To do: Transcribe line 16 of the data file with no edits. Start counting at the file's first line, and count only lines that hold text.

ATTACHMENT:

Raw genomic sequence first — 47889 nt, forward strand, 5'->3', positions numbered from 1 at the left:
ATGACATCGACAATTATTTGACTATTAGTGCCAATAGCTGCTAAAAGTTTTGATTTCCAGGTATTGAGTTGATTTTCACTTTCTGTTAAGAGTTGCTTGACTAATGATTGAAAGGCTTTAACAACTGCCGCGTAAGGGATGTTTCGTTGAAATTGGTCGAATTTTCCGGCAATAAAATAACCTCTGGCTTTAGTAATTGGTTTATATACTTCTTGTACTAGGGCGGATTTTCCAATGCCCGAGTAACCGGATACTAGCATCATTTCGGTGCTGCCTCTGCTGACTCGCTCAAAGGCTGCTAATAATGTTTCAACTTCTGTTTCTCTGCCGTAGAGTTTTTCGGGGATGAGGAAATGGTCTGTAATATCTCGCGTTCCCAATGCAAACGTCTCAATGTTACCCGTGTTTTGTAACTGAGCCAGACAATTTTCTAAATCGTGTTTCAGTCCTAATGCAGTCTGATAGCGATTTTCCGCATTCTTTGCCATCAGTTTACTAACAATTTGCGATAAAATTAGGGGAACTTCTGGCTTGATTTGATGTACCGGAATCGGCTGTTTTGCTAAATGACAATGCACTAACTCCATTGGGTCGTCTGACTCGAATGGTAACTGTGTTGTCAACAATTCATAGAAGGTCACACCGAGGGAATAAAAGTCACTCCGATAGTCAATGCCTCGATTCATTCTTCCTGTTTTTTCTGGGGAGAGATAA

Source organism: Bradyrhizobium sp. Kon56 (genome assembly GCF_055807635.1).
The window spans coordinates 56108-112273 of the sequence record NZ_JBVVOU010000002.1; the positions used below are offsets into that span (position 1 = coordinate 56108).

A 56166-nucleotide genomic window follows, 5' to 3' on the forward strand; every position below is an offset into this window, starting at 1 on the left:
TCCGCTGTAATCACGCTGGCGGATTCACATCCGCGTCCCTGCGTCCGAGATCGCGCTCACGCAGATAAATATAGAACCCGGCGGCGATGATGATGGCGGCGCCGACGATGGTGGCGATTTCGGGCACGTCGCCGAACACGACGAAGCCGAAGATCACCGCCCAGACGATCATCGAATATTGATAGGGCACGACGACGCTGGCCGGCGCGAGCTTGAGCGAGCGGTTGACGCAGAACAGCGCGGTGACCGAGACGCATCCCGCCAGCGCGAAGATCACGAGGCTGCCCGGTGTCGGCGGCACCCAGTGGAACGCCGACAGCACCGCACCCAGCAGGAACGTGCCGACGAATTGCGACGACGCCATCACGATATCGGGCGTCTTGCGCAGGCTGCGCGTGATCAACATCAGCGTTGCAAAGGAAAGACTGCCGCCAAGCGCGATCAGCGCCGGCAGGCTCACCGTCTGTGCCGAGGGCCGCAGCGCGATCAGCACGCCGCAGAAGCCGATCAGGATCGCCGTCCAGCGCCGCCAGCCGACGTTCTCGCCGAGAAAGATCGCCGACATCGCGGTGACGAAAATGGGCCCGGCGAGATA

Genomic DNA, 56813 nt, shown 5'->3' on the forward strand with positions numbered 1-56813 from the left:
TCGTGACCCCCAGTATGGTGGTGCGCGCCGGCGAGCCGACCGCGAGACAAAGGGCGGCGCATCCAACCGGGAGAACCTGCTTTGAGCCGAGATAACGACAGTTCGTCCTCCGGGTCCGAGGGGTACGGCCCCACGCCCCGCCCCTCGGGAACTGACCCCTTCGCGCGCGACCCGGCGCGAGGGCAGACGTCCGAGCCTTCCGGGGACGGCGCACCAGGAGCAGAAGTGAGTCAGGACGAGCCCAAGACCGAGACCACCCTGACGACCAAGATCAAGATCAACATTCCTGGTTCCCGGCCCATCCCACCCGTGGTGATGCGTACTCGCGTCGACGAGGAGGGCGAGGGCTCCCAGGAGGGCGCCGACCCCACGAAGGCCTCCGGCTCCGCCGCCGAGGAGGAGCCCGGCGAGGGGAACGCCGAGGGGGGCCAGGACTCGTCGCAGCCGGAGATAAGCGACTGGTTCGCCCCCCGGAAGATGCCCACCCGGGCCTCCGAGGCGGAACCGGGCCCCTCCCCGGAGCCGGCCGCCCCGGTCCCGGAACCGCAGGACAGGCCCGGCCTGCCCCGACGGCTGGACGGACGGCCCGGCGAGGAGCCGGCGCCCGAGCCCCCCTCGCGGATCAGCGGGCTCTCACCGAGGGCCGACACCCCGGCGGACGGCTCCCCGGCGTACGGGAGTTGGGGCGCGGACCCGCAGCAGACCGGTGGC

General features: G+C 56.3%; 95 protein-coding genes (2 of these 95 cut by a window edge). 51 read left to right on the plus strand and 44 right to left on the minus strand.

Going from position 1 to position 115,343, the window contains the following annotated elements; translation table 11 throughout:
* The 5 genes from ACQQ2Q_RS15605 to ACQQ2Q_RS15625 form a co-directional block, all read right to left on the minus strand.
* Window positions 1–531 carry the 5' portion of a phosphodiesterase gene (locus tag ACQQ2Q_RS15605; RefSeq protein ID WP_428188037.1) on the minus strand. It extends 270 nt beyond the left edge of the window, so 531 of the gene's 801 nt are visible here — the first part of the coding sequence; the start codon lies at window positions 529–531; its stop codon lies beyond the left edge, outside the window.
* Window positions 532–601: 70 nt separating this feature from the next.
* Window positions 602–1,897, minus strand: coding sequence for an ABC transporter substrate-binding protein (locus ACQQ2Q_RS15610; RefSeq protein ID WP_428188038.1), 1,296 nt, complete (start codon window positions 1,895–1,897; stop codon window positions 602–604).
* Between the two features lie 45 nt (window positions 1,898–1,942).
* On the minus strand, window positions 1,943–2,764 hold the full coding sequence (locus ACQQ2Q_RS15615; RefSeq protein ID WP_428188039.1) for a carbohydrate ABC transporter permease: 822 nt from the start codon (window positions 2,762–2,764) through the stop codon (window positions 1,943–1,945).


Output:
* On the minus strand, window positions 1,943–2,764 hold the full coding sequence (locus ACQQ2Q_RS15615; RefSeq protein ID WP_428188039.1) for a carbohydrate ABC transporter permease: 822 nt from the start codon (window positions 2,762–2,764) through the stop codon (window positions 1,943–1,945).